Medical Staff

Leadership tip: Master the art of listening

Medical Staff Leader Insider, May 5, 2011

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Most great leaders are listeners. There is probably a reason we have one mouth and two ears. In my own personal experience, I have never learned anything when I am the one doing the speaking. Many of us associate leadership with great speeches, not the important connection that comes from listening. There is no better example of the importance of listening than the history and physical portion of a medical examination. If you listen long enough and ask the right questions, the patient will tell you what is wrong with him or her.

John Hamm, a leadership educator at Santa Clara University, says that leaders who think they have all the answers put themselves in “a very lonely, isolated position where information becomes unreliable and useful input is stifled. Effective leaders, by contrast, understand that their role is to bring out the answers in others. They do this very clearly and explicitly, seeking contributions, challenges, and collaboration from the people that report to them, using their positional power not to dominate the decision-making process.”

How many times in the healthcare field have you seen an edict delivered from above (i.e., The Joint Commission, Centers for Medicare & Medicaid Services, or hospital administrators) that was not thought out completely and was not allowed to be changed by the frontline physicians, nurses, technicians, and unit secretaries?

When directives come from the top with little or no input from the individuals who are expected to carry them out, unintended consequences result and workarounds abound. If corporate leaders write a code of conduct for the medical staff to implement and follow without input, they invite conflict and disruption.

So what is so difficult about active listening? P. M. Forni, in his book Choosing Civility: The Twenty-Five Rules of Considerate Conduct (St. Martin’s Griffin, 2003), states: “As listeners, we have an obligation to concentrate just on listening before doing anything else. Good listening has three basic components. When you are ready to listen: (1) plan your listening, (2) show that you are listening, [and] (3) be a cooperative listener.” Plan your listening by putting down what you are reading, putting your cell phone on vibrate, or closing the screen on your laptop and committing yourself to silence. Show the person who is speaking that you are listening by doing the following:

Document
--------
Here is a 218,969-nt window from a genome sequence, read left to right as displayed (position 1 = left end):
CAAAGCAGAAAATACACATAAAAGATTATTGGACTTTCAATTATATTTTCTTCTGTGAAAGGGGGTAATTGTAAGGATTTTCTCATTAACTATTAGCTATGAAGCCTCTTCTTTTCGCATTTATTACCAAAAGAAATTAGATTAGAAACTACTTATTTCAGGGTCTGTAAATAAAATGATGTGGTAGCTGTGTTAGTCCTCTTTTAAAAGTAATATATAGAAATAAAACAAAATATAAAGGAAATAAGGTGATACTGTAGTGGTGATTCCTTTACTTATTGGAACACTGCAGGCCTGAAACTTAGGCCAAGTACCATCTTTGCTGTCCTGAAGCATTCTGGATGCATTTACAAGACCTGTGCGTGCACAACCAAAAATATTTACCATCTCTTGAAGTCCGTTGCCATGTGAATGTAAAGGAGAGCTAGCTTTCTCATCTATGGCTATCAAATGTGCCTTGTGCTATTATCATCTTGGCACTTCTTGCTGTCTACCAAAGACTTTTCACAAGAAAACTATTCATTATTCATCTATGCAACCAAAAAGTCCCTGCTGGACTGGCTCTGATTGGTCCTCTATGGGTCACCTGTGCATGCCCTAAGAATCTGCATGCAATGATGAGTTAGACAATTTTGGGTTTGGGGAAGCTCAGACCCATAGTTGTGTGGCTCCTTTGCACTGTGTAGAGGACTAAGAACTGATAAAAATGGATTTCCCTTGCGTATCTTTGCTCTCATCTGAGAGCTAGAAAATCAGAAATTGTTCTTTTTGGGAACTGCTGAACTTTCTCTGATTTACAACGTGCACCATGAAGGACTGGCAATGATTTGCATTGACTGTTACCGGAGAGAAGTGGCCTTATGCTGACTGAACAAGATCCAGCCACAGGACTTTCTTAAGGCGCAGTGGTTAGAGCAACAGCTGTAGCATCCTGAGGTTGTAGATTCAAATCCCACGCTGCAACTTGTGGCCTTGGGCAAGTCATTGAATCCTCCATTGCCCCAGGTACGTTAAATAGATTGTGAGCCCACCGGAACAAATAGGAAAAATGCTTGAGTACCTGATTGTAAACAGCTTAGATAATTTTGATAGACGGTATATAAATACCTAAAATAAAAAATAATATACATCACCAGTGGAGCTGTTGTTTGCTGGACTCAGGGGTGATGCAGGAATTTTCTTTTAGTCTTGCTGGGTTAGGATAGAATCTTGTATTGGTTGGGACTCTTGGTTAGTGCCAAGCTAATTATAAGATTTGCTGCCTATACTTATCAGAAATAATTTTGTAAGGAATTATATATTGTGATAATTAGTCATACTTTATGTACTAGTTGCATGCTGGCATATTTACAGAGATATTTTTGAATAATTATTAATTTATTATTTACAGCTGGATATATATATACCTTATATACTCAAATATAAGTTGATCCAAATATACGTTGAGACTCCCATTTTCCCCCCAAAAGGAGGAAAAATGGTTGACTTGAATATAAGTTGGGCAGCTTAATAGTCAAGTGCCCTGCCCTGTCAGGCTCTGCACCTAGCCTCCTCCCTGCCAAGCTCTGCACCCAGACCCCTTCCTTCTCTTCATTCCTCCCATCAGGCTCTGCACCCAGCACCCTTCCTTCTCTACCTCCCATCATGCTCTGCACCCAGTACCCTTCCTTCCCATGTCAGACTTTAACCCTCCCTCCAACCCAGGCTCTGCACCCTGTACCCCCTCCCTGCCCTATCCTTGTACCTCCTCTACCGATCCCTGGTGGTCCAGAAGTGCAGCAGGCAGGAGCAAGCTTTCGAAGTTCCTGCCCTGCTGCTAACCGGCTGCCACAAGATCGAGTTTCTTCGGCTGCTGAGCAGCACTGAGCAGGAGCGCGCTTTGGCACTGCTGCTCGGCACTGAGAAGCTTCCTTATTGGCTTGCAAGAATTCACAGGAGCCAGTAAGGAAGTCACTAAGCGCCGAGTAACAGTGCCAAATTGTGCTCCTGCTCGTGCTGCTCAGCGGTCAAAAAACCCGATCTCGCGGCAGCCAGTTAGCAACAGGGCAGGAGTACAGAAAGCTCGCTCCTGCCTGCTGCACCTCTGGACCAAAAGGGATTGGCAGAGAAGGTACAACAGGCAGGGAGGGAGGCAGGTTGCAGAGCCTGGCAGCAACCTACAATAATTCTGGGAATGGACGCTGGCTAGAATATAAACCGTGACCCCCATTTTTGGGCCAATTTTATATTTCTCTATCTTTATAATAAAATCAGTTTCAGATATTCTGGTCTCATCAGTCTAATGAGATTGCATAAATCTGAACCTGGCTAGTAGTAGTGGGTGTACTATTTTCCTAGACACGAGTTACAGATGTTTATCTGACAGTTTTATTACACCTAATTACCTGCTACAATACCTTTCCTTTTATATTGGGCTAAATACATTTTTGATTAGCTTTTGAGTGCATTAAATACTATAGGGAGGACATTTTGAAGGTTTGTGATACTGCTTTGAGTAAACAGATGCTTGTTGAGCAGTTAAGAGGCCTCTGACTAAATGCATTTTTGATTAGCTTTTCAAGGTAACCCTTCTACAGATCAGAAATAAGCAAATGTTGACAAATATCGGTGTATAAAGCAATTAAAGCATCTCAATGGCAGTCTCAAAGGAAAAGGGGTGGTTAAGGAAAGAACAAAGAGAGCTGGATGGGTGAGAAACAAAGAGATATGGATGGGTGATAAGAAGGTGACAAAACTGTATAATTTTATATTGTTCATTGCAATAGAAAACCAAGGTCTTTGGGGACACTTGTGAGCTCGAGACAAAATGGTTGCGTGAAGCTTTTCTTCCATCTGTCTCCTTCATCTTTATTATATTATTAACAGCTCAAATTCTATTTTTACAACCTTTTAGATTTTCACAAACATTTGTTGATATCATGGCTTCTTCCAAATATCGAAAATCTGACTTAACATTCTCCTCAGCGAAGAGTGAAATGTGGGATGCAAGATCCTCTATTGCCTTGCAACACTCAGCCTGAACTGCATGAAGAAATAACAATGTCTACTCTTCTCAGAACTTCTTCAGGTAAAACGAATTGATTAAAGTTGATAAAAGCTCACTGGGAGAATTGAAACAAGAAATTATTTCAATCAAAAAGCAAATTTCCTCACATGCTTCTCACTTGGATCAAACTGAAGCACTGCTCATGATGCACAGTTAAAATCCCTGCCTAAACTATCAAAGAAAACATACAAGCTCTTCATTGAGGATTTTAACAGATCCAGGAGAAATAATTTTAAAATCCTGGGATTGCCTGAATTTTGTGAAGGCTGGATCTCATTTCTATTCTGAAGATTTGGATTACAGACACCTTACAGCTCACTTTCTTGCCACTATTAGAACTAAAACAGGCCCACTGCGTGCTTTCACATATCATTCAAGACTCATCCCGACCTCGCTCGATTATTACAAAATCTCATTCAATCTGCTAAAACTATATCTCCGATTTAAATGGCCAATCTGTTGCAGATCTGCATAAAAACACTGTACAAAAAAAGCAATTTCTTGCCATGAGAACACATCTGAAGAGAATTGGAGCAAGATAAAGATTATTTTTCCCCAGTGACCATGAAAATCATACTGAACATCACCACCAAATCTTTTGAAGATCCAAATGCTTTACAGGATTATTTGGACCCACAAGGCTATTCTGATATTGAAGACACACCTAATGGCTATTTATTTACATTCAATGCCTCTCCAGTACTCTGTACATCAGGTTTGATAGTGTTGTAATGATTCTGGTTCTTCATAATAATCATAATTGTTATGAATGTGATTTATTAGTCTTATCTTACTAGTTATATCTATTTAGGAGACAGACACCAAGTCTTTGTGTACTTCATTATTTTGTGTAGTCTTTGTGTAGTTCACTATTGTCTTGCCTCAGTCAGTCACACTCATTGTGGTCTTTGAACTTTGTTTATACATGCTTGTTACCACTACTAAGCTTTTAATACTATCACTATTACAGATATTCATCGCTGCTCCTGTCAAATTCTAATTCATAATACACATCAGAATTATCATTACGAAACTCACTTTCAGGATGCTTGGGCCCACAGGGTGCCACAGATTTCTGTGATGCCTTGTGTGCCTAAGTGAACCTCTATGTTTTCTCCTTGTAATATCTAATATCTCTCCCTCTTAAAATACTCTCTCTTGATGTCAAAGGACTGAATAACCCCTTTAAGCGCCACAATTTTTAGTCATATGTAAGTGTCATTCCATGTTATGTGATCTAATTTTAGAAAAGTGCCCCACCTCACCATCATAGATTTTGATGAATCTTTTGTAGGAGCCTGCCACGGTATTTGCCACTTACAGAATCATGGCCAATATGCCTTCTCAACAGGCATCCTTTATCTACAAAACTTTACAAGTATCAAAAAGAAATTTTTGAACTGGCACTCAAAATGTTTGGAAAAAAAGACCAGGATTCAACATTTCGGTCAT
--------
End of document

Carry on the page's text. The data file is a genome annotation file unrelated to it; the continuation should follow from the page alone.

•  Face the person
  • Use eye-to-eye contact
  • Sit at the same level
  • Eliminate barriers, such as a desk, between you and the speaker
  • Manage your posture and facial expressions to demonstrate alertness

Most people know when others are not listening because they fail to do one or more of the above items listed (just ask your spouse). Lastly, cooperate when listening by doing the following:

  • Nod
  • Use terms such as “I see,” “I understand,” and “Okay”
  • Ask for clarification
  • Make statements that show that you are truly concerned, such as “I know how you feel,” “Could you elaborate on that more?” or “Why do you see the problem in that light?”

Using the communication tips above, leaders can impart empathy and sincerity, which are the keys to good communication, whether you are listening or speaking. Remember that as a leader, you are responsible for ensuring appropriate and thorough two-way communication.

The above is an excerpt from the new book Medical Staff Leadership Essentials: A Guide to Developing Leadership Skills and Recruiting the Next Generation, by R. Dean White, DDS, MS, available at

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